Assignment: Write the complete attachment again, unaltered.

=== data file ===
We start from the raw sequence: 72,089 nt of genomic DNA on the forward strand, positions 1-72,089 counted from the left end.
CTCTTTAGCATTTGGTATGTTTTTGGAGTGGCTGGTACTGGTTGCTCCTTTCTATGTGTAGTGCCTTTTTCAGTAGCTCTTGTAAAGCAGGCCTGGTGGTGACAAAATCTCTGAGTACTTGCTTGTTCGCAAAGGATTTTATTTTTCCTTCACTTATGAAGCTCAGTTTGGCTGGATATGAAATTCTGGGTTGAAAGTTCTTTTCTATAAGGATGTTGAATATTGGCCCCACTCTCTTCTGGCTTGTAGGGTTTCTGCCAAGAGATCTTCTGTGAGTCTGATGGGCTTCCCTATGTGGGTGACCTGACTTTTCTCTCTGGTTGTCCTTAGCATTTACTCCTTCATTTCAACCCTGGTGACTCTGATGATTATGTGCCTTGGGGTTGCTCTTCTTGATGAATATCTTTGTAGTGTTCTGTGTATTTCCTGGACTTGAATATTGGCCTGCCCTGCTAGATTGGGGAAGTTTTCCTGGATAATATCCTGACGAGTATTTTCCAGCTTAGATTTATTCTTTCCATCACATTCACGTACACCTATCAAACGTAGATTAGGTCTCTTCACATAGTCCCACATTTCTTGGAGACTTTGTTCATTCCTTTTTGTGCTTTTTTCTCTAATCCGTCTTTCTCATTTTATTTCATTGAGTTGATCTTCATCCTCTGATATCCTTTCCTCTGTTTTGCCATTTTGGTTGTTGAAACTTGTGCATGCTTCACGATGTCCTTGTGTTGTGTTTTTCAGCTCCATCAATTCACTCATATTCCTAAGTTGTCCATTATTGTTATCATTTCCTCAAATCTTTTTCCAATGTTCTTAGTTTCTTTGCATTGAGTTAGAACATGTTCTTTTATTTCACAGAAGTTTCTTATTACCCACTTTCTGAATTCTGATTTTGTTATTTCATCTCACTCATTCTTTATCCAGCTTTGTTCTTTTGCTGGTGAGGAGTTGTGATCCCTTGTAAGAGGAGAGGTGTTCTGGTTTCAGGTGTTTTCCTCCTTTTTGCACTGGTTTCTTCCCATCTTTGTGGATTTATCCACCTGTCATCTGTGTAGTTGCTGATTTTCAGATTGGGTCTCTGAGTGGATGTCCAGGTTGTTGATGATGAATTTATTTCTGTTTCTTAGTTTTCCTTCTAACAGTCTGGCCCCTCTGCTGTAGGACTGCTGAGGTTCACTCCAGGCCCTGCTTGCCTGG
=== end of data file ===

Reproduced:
We start from the raw sequence: 72,089 nt of genomic DNA on the forward strand, positions 1-72,089 counted from the left end.
CTCTTTAGCATTTGGTATGTTTTTGGAGTGGCTGGTACTGGTTGCTCCTTTCTATGTGTAGTGCCTTTTTCAGTAGCTCTTGTAAAGCAGGCCTGGTGGTGACAAAATCTCTGAGTACTTGCTTGTTCGCAAAGGATTTTATTTTTCCTTCACTTATGAAGCTCAGTTTGGCTGGATATGAAATTCTGGGTTGAAAGTTCTTTTCTATAAGGATGTTGAATATTGGCCCCACTCTCTTCTGGCTTGTAGGGTTTCTGCCAAGAGATCTTCTGTGAGTCTGATGGGCTTCCCTATGTGGGTGACCTGACTTTTCTCTCTGGTTGTCCTTAGCATTTACTCCTTCATTTCAACCCTGGTGACTCTGATGATTATGTGCCTTGGGGTTGCTCTTCTTGATGAATATCTTTGTAGTGTTCTGTGTATTTCCTGGACTTGAATATTGGCCTGCCCTGCTAGATTGGGGAAGTTTTCCTGGATAATATCCTGACGAGTATTTTCCAGCTTAGATTTATTCTTTCCATCACATTCACGTACACCTATCAAACGTAGATTAGGTCTCTTCACATAGTCCCACATTTCTTGGAGACTTTGTTCATTCCTTTTTGTGCTTTTTTCTCTAATCCGTCTTTCTCATTTTATTTCATTGAGTTGATCTTCATCCTCTGATATCCTTTCCTCTGTTTTGCCATTTTGGTTGTTGAAACTTGTGCATGCTTCACGATGTCCTTGTGTTGTGTTTTTCAGCTCCATCAATTCACTCATATTCCTAAGTTGTCCATTATTGTTATCATTTCCTCAAATCTTTTTCCAATGTTCTTAGTTTCTTTGCATTGAGTTAGAACATGTTCTTTTATTTCACAGAAGTTTCTTATTACCCACTTTCTGAATTCTGATTTTGTTATTTCATCTCACTCATTCTTTATCCAGCTTTGTTCTTTTGCTGGTGAGGAGTTGTGATCCCTTGTAAGAGGAGAGGTGTTCTGGTTTCAGGTGTTTTCCTCCTTTTTGCACTGGTTTCTTCCCATCTTTGTGGATTTATCCACCTGTCATCTGTGTAGTTGCTGATTTTCAGATTGGGTCTCTGAGTGGATGTCCAGGTTGTTGATGATGAATTTATTTCTGTTTCTTAGTTTTCCTTCTAACAGTCTGGCCCCTCTGCTGTAGGACTGCTGAGGTTCACTCCAGGCCCTGCTTGCCTGG